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Author Topic: Comedy Genre: Differences in Culture?  (Read 2166 times)

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Offline legomaestro

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Re: Comedy Genre: Differences in Culture?
« Reply #15 on: June 14, 2014, 01:57:03 AM »
Yeah, that sort of hype can be annoying. I know AOT dropped quite a few rungs on my ladder when I saw the popular culture around it. It lost the vibe that attracted me to it.

Offline Lumaria

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Re: Comedy Genre: Differences in Culture?
« Reply #16 on: June 14, 2014, 02:01:34 AM »
I personally enjoy the vibe because its getting people that never liked anime into anime. its definitely a gateway series, but back on topic.

I never fully enjoyed dark humor. Some of it is funny depending on the genre, but i hate series like two and a half men. where these men look pathetic....their child is dumb, and i guess men only satisfaction is having to have those occurrences of "hot" girls. And just when i thought the story was going somewhere, it shoots itself in the foot.

I think humor like that is sometimes done in manga, but not as sad and taken in a far less realistic way.
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Offline GingerStark

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Re: Comedy Genre: Differences in Culture?
« Reply #17 on: June 14, 2014, 06:23:20 AM »
Ohh, I have a weird taste when it comes to humour. South Park is a favourite of mine but family guy I loathe. I found AOT pretty funny at times too, and I do enjoy slice of life. Nichijou is probably my favourite though  :thumbsup:

Offline legomaestro

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Re: Comedy Genre: Differences in Culture?
« Reply #18 on: June 16, 2014, 08:55:58 AM »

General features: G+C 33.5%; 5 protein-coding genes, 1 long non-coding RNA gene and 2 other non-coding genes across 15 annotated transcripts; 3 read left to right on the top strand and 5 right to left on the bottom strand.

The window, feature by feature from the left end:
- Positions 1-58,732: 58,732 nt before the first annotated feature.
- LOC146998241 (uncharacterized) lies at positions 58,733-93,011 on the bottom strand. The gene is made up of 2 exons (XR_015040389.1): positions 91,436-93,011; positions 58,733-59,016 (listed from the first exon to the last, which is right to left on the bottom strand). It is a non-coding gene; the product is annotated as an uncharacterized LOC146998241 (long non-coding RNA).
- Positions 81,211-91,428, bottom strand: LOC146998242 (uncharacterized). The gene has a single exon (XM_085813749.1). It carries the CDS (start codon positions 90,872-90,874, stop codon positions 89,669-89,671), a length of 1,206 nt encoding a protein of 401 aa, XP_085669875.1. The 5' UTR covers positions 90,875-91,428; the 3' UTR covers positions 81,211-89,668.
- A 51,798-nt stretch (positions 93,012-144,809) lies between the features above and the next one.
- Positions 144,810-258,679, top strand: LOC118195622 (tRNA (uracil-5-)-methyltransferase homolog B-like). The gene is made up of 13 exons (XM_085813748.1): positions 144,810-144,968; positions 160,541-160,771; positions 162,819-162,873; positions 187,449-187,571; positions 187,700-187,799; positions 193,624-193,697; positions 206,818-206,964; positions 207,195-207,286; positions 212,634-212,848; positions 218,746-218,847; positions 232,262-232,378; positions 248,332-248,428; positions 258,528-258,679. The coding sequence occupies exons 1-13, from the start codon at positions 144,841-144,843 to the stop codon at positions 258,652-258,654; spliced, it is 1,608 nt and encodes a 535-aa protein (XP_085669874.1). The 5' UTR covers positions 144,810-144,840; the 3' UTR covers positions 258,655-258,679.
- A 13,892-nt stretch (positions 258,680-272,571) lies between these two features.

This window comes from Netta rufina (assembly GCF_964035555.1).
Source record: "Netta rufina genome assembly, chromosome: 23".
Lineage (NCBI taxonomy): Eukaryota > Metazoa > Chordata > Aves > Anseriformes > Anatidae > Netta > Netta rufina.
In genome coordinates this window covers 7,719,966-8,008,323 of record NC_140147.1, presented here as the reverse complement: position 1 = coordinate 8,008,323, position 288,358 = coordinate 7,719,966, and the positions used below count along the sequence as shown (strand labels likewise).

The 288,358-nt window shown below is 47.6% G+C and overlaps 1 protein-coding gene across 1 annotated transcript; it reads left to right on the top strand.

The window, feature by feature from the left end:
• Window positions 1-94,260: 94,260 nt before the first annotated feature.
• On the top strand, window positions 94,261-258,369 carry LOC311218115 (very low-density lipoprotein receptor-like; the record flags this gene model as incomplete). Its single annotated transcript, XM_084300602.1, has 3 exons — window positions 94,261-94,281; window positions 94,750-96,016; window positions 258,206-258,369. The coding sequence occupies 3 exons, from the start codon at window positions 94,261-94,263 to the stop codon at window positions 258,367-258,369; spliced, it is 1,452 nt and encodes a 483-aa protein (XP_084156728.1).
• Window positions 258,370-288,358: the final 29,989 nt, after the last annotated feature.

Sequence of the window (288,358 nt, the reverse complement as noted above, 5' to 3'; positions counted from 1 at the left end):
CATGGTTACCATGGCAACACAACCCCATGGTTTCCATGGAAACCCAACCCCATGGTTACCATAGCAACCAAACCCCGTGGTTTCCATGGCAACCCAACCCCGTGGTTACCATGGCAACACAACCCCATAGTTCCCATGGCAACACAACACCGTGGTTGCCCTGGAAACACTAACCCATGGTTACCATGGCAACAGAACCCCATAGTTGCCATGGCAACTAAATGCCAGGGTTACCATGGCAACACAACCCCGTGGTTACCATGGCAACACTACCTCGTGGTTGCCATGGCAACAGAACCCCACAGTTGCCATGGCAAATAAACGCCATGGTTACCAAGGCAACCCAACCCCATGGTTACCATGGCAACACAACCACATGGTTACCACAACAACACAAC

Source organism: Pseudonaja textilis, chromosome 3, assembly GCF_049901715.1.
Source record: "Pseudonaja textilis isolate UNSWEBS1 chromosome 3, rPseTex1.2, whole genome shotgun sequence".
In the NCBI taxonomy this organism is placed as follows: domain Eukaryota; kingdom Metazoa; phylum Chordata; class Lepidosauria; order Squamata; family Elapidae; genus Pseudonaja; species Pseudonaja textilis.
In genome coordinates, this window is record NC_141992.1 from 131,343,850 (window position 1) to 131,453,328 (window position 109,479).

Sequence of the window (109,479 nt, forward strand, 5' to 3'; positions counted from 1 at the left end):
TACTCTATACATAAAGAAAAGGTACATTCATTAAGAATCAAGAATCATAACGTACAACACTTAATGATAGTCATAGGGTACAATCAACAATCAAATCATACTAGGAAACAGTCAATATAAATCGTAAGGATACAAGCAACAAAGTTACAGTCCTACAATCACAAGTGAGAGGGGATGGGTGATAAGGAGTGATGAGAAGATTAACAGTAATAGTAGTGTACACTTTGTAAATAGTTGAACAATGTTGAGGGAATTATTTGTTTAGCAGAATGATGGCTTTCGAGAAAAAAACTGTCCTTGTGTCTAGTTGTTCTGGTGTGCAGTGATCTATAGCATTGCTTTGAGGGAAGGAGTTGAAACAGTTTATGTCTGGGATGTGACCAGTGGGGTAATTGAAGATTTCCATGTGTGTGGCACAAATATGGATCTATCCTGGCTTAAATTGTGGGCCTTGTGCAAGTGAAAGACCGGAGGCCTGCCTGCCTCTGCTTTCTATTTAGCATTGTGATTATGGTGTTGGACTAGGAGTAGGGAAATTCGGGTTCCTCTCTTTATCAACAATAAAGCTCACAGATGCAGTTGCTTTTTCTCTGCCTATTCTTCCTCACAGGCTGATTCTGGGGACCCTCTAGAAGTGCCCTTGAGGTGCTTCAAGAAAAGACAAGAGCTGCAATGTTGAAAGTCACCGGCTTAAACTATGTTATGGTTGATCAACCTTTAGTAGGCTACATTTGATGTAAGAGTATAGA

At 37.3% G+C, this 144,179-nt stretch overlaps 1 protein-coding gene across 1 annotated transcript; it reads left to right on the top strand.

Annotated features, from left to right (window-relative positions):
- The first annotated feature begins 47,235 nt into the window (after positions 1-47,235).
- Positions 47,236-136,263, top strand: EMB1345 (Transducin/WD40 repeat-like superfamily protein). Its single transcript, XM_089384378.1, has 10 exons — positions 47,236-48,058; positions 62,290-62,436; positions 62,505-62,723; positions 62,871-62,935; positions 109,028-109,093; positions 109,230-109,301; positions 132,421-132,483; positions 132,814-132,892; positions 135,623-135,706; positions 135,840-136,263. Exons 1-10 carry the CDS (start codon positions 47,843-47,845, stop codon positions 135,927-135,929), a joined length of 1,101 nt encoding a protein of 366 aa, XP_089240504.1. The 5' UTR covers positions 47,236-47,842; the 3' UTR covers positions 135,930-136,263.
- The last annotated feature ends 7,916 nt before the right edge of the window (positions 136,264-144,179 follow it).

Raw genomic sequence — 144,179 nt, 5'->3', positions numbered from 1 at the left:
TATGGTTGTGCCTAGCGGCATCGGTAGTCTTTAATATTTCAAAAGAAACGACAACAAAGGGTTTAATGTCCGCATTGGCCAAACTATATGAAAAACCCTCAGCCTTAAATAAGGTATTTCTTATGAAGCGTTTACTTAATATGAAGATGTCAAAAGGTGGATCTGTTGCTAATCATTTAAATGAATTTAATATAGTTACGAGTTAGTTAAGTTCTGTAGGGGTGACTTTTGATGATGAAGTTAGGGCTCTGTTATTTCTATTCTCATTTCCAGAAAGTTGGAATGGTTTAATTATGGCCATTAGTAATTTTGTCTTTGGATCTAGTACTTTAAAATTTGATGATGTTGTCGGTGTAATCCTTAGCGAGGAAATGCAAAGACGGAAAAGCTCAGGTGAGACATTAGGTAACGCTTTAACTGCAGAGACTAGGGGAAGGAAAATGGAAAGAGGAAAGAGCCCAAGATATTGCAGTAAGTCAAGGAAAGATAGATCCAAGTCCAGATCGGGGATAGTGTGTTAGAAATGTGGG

When Family Guy insulted the retarded son of an Argentinian politician I just absolutely gave up on it. Family Guy, South Park, all on my sheez-list.

Offline GingerStark

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Re: Comedy Genre: Differences in Culture?
« Reply #19 on: June 16, 2014, 09:02:58 AM »
Oh my  :o Family guy feels lazy to me, like they don't put in any effort for their jokes or storyline.

Offline Coryn

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Re: Comedy Genre: Differences in Culture?
« Reply #20 on: June 16, 2014, 11:38:18 AM »
yeah, family guy hasn't been funny since season 2 or so.

south park still has it's moments. you just have to remember that it's on the far side of the satrical scale. which unfortunately not everybody realizes.

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Offline Lumaria

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Re: Comedy Genre: Differences in Culture?
« Reply #21 on: June 17, 2014, 02:56:28 AM »
yeah, family guy hasn't been funny since season 2 or so.

south park still has it's moments. you just have to remember that it's on the far side of the satrical scale. which unfortunately not everybody realizes.

i dont think knowing how far South park can go is really the bad part.